F1 CEO Stefano Domenicali believes threats posed to the sport are a “wake-up call” and will help ensure mistakes won’t be made during his tenure.
The Italian took over at the helm of F1 in January, taking over from Chase Carey as the sport prepares to embark on its new era from 2022 onwards with radical changes being implemented.
Whilst the new breed of car, the budget cap introduced this season and the agreed engine freeze have been positive steps for F1, there have been threatening circumstances in tow, with the Covid-19 pandemic an obvious example.
When asked about such negative influences, Domenicali responded: “Threats are a good signal to keep you alive, to keep you awake.
“There are threats in terms of platform, the fact that younger generations could be attracted to other things, there could be threats that the market is potentially evolving away from the traditional manner of selling the product.
“Technologically there is a threat if we choose technologies that are wrong. The threats are around, but I consider them to be a wake-up call to ensure we don’t make mistakes.”
The major changes to the sporting, technical and financial regulations were mostly cemented before Domenicali took his position.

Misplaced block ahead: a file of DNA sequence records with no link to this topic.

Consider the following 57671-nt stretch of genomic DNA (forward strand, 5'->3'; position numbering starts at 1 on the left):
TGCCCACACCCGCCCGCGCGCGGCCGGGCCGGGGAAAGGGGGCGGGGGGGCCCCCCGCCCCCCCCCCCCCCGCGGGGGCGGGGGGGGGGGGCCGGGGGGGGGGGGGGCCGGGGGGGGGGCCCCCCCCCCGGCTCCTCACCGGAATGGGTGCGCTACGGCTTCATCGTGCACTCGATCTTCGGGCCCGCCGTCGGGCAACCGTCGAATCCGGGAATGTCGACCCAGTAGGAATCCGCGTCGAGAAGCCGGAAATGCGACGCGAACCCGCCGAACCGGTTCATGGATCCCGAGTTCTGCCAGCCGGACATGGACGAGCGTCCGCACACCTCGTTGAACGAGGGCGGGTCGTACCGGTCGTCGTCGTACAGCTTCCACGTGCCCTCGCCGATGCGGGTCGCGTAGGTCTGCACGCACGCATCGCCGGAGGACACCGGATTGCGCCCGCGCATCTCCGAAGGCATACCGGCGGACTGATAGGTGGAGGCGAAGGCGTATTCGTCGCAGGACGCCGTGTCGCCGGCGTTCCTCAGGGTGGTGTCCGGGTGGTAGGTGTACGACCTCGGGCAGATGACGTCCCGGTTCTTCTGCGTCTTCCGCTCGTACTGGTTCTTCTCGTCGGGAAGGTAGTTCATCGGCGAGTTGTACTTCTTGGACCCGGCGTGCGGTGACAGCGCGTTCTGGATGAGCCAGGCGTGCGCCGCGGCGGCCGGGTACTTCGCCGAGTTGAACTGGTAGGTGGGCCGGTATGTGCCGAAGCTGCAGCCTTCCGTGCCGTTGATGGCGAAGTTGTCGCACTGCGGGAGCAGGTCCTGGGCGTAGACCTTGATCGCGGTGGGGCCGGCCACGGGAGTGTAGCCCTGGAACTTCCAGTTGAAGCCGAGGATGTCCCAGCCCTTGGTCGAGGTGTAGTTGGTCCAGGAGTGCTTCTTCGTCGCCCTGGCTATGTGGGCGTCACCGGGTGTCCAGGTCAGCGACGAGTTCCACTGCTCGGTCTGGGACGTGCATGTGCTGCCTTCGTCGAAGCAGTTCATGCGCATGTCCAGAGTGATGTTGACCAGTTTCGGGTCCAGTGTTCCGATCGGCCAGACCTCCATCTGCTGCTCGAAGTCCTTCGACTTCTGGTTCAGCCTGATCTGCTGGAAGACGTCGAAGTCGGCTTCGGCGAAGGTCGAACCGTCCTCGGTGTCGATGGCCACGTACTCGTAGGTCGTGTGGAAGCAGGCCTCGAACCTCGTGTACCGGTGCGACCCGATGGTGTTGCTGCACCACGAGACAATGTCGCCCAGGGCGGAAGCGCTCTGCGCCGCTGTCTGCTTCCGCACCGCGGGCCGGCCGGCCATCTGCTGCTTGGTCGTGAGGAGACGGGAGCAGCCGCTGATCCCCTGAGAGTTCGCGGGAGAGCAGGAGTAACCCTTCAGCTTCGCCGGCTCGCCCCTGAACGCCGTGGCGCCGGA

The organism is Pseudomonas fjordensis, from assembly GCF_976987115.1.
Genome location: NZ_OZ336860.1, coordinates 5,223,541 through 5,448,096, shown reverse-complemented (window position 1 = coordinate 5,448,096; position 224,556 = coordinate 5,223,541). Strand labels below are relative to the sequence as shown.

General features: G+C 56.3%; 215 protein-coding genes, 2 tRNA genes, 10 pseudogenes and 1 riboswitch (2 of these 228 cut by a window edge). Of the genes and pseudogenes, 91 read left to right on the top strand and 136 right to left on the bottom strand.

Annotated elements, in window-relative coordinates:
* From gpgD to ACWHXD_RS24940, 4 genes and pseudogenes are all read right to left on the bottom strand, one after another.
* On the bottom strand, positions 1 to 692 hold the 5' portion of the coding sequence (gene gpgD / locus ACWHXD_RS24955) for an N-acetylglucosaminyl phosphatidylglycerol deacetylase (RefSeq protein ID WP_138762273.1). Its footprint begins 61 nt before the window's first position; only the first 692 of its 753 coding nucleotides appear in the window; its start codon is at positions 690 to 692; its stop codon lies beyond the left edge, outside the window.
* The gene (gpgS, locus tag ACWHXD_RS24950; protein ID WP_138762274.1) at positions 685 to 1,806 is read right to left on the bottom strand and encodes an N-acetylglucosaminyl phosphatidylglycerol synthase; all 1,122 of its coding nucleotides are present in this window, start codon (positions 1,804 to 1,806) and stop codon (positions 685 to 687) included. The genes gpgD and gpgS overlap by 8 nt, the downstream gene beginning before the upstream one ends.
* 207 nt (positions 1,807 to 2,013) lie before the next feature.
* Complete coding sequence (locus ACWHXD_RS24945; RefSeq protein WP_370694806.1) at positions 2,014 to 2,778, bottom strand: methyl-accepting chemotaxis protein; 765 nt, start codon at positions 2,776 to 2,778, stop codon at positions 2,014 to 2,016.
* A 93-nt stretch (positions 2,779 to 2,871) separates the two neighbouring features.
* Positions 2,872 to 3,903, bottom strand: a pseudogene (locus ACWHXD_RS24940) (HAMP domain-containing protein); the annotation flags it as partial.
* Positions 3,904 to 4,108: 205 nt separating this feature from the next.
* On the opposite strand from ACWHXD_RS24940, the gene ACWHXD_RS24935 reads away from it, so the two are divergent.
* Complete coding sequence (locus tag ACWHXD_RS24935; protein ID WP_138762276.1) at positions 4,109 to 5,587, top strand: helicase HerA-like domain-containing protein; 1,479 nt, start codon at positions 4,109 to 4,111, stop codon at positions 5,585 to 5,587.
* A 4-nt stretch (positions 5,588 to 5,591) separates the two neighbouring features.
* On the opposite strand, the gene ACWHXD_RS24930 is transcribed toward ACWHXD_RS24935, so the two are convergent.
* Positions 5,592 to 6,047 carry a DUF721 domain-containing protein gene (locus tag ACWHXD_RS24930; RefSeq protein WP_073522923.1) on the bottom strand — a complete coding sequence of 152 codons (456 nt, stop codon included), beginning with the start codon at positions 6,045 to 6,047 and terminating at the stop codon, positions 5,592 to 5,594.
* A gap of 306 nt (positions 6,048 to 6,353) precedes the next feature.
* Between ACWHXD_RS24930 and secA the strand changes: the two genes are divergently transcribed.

Whilst the former Ferrari team principal is keeping an eye on the implementation of next year’s regulations, he believes plans will be set for the mid-decade power unit changes by halfway through the current season.
“The first step is next year: new regulations, new car, and a lot of anticipation around this car,” he explained.
“The first step is to create a more competitive environment. Don’t forget that this year, we have put in place the cost cap, which is another element that is keeping the business sustainable in Formula 1.
“This is the first step, but we are already thinking about the step afterwards and that’s not only the powertrain.
“We have the next six months to work around the complete project of the car that will take us to 2030. We are in a good moment.
“The FIA and Formula 1 are working together with the teams and with the manufacturers to shape a strong future for the sport and this is, for me, very important.”